Then we tried an Adventure Path, one where you are members of a carnival. I hesitate in going into a detailed review of any scenario without having read it myself, but I believe it had a lot of problems that couldn’t just be attributed to the DM. From an initial buy-in that would have been fine without an obnoxious NPC trying to lead things along to major plot holes and more, it was just a disaster. Toward the end of my playing I started asking the DM very detailed, pointed questions about what we were being told and encountering, and if he was being honest I’m astonished some of the plot holes got through. I tapped out of the campaign for non-game reasons shortly after the last big battle, and I don’t feel I’m missing anything by not going back.
I’ve no plans to ever play 2E again, but I’d go back to first edition.
 

James Gillen

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I don't know if being from an evil bloodline necessarily makes your abilities evil, unless you picked the Sorcerer spell that gives people Ghoul Fever and turns them Undead or something.

JG
 

Ralph Dula

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I don't know if being from an evil bloodline necessarily makes your abilities evil, unless you picked the Sorcerer spell that gives people Ghoul Fever and turns them Undead or something.

JG
For the diabolic bloodline two of your three bloodline spells, brace the Pit and Hellfire Plume, are labeled as evil in their descriptions. So my would-be good character would have to violate her alignment or be weaker than other characters by not using those spells. As other sorcerers use theirs.
 

Raleel

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I like crunchy systems and I’m trying to convince our “I fucking love high fantasy like d&d” GM to consider pathfinder 2e. What does it have on the GM side? What good “good guys save the world” sorts of adventures are there? Bear in mind, I like what I’ve heard about the 3 action economy, and I like what little I’ve read about the puzzle piece classes.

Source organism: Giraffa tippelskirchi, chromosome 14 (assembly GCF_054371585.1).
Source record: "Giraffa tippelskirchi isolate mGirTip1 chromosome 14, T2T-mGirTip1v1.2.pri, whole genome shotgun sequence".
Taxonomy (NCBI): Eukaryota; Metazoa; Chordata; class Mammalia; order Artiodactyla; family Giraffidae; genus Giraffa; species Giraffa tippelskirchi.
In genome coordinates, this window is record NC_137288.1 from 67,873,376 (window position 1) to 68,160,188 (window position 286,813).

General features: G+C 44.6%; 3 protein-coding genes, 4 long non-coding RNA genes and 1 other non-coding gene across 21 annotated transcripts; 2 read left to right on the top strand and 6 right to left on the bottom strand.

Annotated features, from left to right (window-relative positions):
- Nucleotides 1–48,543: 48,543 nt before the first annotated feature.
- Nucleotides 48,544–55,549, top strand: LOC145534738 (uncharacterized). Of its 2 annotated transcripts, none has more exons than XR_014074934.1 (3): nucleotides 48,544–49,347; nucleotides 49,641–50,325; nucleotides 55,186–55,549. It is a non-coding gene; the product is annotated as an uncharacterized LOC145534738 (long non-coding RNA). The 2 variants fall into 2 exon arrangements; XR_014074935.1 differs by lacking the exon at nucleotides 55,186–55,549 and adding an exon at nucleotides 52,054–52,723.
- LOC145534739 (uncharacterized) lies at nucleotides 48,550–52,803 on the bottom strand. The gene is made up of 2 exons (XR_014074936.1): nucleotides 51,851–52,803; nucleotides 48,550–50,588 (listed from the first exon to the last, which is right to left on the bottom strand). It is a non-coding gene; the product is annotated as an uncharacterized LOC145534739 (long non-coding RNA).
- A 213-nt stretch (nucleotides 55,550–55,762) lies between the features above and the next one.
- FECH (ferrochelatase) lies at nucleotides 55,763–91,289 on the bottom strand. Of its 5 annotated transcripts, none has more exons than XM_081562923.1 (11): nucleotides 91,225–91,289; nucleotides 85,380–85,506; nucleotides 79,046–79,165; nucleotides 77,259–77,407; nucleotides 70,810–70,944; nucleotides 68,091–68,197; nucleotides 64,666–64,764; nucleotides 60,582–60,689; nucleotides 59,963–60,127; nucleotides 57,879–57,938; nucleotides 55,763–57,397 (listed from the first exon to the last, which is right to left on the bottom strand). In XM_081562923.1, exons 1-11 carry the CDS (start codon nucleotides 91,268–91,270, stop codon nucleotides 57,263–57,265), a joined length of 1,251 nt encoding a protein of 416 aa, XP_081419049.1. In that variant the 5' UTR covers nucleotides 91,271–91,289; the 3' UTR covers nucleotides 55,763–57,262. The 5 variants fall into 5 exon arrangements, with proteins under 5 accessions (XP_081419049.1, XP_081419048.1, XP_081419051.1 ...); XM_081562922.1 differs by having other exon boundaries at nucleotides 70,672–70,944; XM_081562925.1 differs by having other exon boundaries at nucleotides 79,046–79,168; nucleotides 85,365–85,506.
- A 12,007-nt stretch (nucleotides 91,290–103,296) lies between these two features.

Ralph Dula

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What good “good guys save the world” sorts of adventures are there? Bear in mind,
Not the circus-based one I mentioned, tgat’s for sure. When I commented about asking the DM direct questions about what he was saying and if it was really written the way he described it, it was with regards to the introduction of the plot that spans the Adventure Path.

it really cane across as the NPC saying “There is this horrible thing coming that could doom the islands at some point in the future! You circus folk should go save everyone from this horrid fate! What? Tell authority figures and present my evidence? Go with you? Offer up my gold to fund you instead of doing things that won’t matter if we’re all going to die? Shut up and get on the train for this plot railroad!”
 

UnplayedRanger

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All Adventure Paths have a certain amount of buy in from the players needed. Why play at all if going to the authorities is an option?
 

James Gillen

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All Adventure Paths have a certain amount of buy in from the players needed. Why play at all if going to the authorities is an option?
In Golarion, monster crimes are especially heinous. The city of Absolom has an elite squad dedicated to investigating adventurer cases. These are their stories.
 

Ralph Dula

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All Adventure Paths have a certain amount of buy in from the players needed. Why play at all if going to the authorities is an option?

This was my fourth time as a player in an Adventure Path, and I’ve read the first book of three other Paths. This was the first time I’ve ever felt the PCs weren’t personally engaged in the set-up and would have reason not to think they should have to handle things.

James Gillen James Gillen I’d be interested to compare noted once you play through, to see how many of my issues cane from the module and how much from how the GM ran/interpreted things.